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Very recently, the GBP has been raising against the Euro. I understand this has to do with the EU injecting €1.1 trillion until Sep 2016 and the elections in Greece.

My question is: when is this going to stop? I am uncertain as I don't know if the result of the EUR being much lower than GBP is also the result of speculation and, for that reason, it might not go beyond that.

Just today, I was reading about a specialist saying now was the best time, but that specialist was also a seller pushing for a long-term contract to buy EUR (currency.co.uk) so I am uncertain about his opinion. He mentioned 1.32 was great, but later 1.3465 was achieved!

What to expect then?

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  • $\begingroup$ There is no definitive answer for this question. Small things could change this pairing drastically. What if everyone dumping the Euro decided to buy into the GBP and caused a demand spike such that the GDB increased even while the Euro dropped? We would see a bigger gap between the currencies here than if, for instance, people leaving the Euro bought more heavily into the dollar of kroner etc. I would be skeptical of any person who claimed confidence in any pairing rate. $\endgroup$ – 123 Jan 23 '15 at 13:48
  • $\begingroup$ Thanks for your comment. If everyone started dumping the Euro, there would be a cause for it. What I mean by my question: What are the factors and why should we look at them? Not looking for a black and white answer, but I'm pretty sure guidance in this subject is possible. $\endgroup$ – Fabio Milheiro Jan 23 '15 at 16:36
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    $\begingroup$ I think the people that are willing to pay for expert answers to this question have done so, and you can see the average of their answers in the current exchange rate. I don't think you can expect to easily find any better answer. $\endgroup$ – bdsl Jan 23 '15 at 22:37
  • $\begingroup$ The expert advice I got was biased as there was a motive for selling currency or perhaps loose the sale. I'm not sure I understand your point. I came to this site to get guidance on how to evaluate the situation. The user answering the question may not have a black/white answer, but there may points worth mentioning that I can consider when evaluating. What's so unreasonable about this? $\endgroup$ – Fabio Milheiro Jan 23 '15 at 22:58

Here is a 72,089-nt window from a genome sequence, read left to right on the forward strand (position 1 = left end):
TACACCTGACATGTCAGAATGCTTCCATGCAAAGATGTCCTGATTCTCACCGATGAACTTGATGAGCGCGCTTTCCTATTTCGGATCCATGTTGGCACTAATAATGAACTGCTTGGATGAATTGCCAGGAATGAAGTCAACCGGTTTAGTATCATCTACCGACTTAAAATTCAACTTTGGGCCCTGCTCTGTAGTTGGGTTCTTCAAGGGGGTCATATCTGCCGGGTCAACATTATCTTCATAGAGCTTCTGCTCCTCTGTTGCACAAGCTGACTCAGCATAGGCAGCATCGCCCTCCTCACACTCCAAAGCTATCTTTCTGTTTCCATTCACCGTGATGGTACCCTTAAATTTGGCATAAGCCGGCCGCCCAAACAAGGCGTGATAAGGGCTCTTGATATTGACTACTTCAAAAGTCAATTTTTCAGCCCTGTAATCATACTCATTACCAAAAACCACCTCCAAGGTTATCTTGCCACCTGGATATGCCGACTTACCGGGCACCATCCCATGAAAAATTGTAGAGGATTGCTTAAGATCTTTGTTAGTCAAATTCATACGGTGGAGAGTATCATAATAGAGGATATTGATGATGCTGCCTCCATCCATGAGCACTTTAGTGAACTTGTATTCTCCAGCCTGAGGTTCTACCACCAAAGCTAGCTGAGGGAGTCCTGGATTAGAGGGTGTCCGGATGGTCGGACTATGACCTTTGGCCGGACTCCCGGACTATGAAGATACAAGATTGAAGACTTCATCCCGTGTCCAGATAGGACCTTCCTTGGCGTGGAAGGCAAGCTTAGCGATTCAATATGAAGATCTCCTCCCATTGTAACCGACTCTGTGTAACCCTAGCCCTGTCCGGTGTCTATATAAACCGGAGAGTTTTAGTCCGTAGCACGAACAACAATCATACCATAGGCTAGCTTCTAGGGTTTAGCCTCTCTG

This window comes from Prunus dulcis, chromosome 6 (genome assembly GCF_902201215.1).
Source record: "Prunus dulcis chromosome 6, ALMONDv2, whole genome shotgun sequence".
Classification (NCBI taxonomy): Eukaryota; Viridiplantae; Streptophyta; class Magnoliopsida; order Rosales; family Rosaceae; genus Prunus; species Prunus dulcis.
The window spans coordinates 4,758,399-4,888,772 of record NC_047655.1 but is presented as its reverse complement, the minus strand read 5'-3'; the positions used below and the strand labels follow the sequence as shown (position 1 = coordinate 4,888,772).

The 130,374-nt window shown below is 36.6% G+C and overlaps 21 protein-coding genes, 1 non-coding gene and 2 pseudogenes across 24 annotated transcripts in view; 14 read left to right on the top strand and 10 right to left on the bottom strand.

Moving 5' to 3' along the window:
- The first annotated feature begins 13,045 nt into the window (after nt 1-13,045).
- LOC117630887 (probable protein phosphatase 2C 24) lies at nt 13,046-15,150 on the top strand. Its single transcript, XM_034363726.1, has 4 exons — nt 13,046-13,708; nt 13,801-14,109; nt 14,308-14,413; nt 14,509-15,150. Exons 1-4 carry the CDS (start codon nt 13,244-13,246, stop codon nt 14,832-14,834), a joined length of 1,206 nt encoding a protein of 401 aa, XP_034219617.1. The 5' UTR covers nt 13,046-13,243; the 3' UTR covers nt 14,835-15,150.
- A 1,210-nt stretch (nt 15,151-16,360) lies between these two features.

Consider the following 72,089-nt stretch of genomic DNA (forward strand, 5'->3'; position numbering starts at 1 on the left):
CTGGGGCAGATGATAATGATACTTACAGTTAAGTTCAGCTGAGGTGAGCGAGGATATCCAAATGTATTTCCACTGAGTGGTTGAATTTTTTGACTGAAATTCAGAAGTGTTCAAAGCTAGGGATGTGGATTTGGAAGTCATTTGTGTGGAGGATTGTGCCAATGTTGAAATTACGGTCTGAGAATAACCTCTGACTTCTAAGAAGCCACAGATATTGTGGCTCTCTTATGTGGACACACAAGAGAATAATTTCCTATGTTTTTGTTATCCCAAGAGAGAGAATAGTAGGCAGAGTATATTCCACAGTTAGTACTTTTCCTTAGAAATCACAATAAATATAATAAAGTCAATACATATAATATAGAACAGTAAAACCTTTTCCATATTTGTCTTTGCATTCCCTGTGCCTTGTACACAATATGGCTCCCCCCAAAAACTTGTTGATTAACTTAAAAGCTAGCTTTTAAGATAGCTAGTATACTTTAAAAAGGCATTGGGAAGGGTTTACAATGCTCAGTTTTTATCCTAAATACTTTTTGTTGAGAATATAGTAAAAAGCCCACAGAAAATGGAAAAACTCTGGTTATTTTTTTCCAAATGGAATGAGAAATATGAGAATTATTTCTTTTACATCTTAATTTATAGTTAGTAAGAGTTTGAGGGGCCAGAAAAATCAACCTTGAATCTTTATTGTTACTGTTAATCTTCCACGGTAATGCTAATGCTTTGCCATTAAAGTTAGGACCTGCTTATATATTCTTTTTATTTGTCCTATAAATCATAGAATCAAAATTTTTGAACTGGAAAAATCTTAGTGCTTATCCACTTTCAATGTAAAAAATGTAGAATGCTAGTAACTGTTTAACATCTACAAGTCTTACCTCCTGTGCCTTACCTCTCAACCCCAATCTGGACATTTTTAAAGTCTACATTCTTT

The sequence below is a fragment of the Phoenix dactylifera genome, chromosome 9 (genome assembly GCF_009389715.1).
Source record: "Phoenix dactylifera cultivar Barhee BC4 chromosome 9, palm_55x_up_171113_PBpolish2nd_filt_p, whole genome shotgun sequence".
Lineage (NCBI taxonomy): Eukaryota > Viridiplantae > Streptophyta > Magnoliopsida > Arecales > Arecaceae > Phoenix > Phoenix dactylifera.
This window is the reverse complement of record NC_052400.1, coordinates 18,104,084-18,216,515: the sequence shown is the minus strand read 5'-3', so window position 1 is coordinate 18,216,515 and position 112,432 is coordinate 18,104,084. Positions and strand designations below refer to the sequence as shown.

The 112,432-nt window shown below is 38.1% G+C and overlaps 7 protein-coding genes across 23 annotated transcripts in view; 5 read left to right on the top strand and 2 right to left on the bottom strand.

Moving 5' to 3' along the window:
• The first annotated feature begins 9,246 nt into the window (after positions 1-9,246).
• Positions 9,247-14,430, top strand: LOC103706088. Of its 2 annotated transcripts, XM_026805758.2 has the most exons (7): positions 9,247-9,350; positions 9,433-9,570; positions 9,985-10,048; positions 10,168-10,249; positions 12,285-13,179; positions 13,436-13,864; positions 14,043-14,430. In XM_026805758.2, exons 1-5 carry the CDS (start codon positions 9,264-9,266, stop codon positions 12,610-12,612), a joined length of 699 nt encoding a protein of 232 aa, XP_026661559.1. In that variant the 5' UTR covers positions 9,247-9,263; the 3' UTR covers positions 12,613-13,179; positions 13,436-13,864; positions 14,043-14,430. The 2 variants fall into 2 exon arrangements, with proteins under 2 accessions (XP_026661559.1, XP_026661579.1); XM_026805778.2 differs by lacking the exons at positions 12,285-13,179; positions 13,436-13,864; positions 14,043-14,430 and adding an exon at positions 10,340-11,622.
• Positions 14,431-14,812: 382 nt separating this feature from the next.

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What bdsl's comment means is this:

Suppose there was a way for "experts" (here or anywhere else) to predict when the pound would start depreciating against the euro, and that this method predicted that it would begin to do so tomorrow. What would the experts do with this information? They would start selling pounds today in order to get out of the market at the top. But this rush of selling activity would cause the value of the pound to fall (via the usual principle of supply and demand) today—a day earlier than forecast! This simple story illustrates the broader idea that a method for forecasting financial markets is self-defeating. As soon as anyone has information about the future direction of an asset price (be it currency exchange rates, stock prices, etc.), their buying or selling activity will, by itself, move the price in that direction. Thus, any information available to the public will be "built-in" to the market price you see quoted. Moreover, given the amounts of money at stake, large market actors have a huge incentive to act on new information very quickly so that information gets built into the price almost immediately.

This general principle—that it is impossible to use publicly available information to beat the market—is known as the efficient market hypothesis. So-called specialists who claim they can predict what the market will do usually fail to do better than a random guess. Such people usually earn their money from commissions or advisory fees rather than from profits on successful trades.

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